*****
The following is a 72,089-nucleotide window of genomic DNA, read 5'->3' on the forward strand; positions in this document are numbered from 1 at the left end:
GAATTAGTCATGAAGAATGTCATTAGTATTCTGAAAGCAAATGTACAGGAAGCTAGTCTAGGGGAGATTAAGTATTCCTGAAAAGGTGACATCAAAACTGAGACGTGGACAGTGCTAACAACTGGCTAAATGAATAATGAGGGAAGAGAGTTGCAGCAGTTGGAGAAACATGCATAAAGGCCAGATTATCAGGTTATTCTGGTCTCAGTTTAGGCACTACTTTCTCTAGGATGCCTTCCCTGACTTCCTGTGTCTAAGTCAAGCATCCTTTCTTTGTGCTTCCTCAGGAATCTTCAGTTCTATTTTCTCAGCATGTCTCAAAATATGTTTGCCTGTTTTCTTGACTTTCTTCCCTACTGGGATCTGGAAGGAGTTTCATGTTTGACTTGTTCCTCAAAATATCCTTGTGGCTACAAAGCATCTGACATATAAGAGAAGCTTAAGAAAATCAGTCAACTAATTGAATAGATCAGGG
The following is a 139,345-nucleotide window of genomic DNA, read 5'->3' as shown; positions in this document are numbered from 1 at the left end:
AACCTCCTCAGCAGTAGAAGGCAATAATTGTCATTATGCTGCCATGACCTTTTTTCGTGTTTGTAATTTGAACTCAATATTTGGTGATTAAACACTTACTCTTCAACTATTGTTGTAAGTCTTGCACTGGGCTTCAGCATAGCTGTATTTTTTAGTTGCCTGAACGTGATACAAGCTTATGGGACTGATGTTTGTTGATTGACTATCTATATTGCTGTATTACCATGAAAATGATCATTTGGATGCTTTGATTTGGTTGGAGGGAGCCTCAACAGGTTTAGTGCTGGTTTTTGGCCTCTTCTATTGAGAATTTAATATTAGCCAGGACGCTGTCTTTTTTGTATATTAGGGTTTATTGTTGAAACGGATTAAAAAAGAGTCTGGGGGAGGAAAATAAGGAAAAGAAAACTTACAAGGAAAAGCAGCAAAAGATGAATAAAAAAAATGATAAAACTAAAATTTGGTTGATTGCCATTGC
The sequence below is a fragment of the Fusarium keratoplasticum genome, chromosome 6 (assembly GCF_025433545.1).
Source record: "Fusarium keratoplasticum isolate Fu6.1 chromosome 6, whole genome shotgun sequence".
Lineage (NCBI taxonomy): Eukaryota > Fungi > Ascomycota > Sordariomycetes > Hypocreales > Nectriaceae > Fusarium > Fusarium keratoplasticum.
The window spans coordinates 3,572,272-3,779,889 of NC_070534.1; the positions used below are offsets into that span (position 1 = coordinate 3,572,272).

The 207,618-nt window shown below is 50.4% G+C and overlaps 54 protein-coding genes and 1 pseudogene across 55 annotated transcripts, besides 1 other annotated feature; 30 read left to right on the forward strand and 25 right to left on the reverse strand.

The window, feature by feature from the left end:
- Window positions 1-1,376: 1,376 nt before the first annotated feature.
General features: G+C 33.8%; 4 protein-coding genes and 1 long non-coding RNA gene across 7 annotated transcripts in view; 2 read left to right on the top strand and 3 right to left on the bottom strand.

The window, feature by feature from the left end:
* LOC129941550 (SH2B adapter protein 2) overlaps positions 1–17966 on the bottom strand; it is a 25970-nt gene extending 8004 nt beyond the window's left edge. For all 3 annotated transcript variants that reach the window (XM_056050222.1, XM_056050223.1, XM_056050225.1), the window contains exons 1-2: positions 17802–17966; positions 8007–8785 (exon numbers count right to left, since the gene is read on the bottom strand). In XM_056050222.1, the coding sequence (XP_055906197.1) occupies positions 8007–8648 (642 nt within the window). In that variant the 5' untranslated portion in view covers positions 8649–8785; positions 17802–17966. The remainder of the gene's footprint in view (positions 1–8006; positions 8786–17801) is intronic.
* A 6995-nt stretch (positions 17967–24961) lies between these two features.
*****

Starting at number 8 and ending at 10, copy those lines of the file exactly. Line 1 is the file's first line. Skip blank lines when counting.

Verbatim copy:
The window spans coordinates 3,572,272-3,779,889 of NC_070534.1; the positions used below are offsets into that span (position 1 = coordinate 3,572,272).

The 207,618-nt window shown below is 50.4% G+C and overlaps 54 protein-coding genes and 1 pseudogene across 55 annotated transcripts, besides 1 other annotated feature; 30 read left to right on the forward strand and 25 right to left on the reverse strand.

The window, feature by feature from the left end: